Format

Send to:

Choose Destination
See comment in PubMed Commons below
Gut. 1996 May;38(5):724-32.

Pathogenesis of aphthoid ulcers in Crohn's disease: correlative findings by magnifying colonoscopy, electron microscopy, and immunohistochemistry.

Author information

  • 1Department of Medicine, Kawasaki Medical School, Kurashiki, Japan.

Abstract

BACKGROUND:

The mechanism of ulceration in Crohn's disease remains unknown.

AIMS:

To clarify the role of the follicle associated epithelium (FAE) of colonic lymphoid nodules in the formation of ulcers in Crohn's disease.

METHODS:

After identification of colonic lymphoid nodules and aphthoid lesions by magnifying colonoscopy, 76 biopsy specimens were obtained from 10 patients with Crohn's disease and three patients with colonic lymphoid hyperplasia. This study correlated magnifying colonoscopic, electron microscopic, and immunohistochemical findings of biopsy specimens.

RESULTS:

In Crohn's disease, scanning electron microscopy of lymphoid nodules surrounded by a red halo without visible erosions by magnifying colonoscopy, showed surface erosions 150-200 microns in size. These lymphoid nodules with red halos had small erosions either light microscopically or electron microscopically in 18 of 21 specimens (86%). Correlation of scanning and transmission electron microscopy showed residues of FAE including M cells at the edges of the erosions. In immunohistochemical studies, HLA-DR antigen was limited in M cells of FAE in the patients with lymphoid hyperplasia without inflammatory bowel disease. In Crohn's disease patients in remission, however, HLA-DR antigen was strongly expressed over the entire FAE of lymphoid nodules with a red halo endoscopically, while the expression was weak and irregular in the mucosa surrounding the lymphoid nodules. HLA-DR was strongly expressed in the entire inflamed colonic mucosa in the active stage.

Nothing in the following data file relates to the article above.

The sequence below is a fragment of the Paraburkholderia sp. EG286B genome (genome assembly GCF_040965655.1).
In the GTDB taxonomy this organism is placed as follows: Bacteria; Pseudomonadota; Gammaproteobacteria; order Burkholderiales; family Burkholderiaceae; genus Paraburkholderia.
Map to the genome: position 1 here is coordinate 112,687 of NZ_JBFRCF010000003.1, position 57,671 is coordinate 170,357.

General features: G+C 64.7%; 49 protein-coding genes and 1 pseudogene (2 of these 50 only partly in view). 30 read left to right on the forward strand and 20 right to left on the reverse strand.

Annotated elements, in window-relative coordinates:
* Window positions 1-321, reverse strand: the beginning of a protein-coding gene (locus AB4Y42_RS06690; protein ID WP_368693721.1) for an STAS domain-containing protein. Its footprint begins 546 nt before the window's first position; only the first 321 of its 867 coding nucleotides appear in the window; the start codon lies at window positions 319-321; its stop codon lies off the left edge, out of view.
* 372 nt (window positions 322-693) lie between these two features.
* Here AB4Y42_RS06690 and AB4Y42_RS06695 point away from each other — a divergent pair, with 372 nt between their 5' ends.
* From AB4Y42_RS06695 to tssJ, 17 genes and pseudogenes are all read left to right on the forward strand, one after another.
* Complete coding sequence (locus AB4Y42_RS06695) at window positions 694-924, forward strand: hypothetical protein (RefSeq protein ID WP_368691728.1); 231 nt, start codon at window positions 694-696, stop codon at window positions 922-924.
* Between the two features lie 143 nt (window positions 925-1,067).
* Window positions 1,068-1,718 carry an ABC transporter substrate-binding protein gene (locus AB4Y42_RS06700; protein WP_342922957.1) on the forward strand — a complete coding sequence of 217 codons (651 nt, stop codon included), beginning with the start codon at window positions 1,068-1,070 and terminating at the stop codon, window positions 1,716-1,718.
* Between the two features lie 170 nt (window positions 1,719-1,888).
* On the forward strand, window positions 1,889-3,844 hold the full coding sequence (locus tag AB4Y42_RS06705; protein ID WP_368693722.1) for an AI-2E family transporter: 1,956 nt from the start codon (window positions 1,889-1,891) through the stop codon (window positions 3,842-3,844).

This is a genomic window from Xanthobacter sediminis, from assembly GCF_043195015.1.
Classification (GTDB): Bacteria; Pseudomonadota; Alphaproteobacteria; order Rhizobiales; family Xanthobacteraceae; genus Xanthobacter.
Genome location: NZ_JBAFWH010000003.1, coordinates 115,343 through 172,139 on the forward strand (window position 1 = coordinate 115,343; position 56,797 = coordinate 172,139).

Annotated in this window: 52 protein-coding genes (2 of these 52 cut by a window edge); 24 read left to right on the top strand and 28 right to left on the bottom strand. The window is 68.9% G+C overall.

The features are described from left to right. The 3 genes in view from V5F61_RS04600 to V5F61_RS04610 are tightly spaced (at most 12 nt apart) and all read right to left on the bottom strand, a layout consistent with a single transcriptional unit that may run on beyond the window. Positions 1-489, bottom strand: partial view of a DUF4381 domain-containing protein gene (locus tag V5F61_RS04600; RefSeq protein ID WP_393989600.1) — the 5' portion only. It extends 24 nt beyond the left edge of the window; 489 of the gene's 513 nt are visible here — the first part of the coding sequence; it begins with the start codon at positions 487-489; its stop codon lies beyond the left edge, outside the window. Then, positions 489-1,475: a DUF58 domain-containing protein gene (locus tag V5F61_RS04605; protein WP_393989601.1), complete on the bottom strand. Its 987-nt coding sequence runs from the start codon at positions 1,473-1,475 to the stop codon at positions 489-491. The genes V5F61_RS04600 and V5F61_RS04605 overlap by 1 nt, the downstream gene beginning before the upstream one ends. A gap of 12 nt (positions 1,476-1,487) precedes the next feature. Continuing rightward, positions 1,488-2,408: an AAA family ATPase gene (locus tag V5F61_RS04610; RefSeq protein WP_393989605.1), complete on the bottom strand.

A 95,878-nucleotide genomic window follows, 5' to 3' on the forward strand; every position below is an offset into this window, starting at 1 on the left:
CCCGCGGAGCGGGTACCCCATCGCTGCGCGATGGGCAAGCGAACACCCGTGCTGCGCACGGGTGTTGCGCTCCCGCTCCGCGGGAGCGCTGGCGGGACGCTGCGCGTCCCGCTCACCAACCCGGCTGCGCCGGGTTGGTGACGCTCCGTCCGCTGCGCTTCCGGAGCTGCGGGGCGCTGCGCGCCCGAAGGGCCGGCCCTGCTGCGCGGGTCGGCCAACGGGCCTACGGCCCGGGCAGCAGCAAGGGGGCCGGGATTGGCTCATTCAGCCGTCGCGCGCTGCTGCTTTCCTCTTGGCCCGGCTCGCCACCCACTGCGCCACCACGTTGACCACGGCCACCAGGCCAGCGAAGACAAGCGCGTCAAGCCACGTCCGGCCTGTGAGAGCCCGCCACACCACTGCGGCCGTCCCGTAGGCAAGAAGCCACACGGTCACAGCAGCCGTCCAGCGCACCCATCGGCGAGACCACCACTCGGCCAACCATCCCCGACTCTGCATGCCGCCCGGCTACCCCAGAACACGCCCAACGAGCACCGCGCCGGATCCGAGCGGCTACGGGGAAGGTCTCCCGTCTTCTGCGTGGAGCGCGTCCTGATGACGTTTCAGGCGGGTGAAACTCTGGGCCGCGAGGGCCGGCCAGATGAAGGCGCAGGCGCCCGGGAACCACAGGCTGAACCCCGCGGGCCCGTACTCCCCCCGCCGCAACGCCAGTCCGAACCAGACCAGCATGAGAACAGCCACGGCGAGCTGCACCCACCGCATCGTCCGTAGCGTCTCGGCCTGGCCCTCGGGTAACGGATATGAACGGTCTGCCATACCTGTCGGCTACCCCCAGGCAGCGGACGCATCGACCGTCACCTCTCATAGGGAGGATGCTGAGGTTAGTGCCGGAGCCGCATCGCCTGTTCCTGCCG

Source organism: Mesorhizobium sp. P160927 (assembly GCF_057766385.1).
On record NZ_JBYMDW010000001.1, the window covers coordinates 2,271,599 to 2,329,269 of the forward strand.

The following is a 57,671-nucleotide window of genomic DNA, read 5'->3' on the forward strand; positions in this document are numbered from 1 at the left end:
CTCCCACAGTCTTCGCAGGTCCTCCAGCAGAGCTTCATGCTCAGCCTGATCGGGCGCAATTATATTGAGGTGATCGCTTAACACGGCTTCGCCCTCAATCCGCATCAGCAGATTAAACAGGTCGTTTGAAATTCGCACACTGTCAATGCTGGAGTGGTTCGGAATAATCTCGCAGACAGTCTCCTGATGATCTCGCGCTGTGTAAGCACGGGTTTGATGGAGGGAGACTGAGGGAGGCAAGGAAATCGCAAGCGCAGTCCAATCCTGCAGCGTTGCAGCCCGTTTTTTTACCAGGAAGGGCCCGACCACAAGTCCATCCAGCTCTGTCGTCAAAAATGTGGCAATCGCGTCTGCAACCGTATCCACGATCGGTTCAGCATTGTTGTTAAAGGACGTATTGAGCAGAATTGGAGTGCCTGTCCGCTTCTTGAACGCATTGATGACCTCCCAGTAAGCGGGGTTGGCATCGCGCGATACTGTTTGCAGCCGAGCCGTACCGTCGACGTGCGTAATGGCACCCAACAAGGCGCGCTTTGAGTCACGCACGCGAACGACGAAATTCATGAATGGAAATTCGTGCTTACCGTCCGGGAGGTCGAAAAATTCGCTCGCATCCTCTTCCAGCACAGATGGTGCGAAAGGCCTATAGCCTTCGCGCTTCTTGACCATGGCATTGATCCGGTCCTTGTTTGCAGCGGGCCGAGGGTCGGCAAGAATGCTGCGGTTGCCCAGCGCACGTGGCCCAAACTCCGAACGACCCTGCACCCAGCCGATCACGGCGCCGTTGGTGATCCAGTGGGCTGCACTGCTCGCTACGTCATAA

CONCLUSION:

The red halo appearance surrounding lymphoid follicles seems to precede visible aphthoid ulcers and suggests that ulcerations in Crohn's disease originate from FAE, possibly related to its physiological role as a portal of entry for potentially pathogenic agents.

PMID:
8707119
[PubMed - indexed for MEDLINE]
PMCID:
PMC1383155
Free PMC Article
PubMed Commons home

PubMed Commons

0 comments
How to join PubMed Commons

    Supplemental Content

    Full text links

    Icon for HighWire Icon for PubMed Central
    Loading ...
    Write to the Help Desk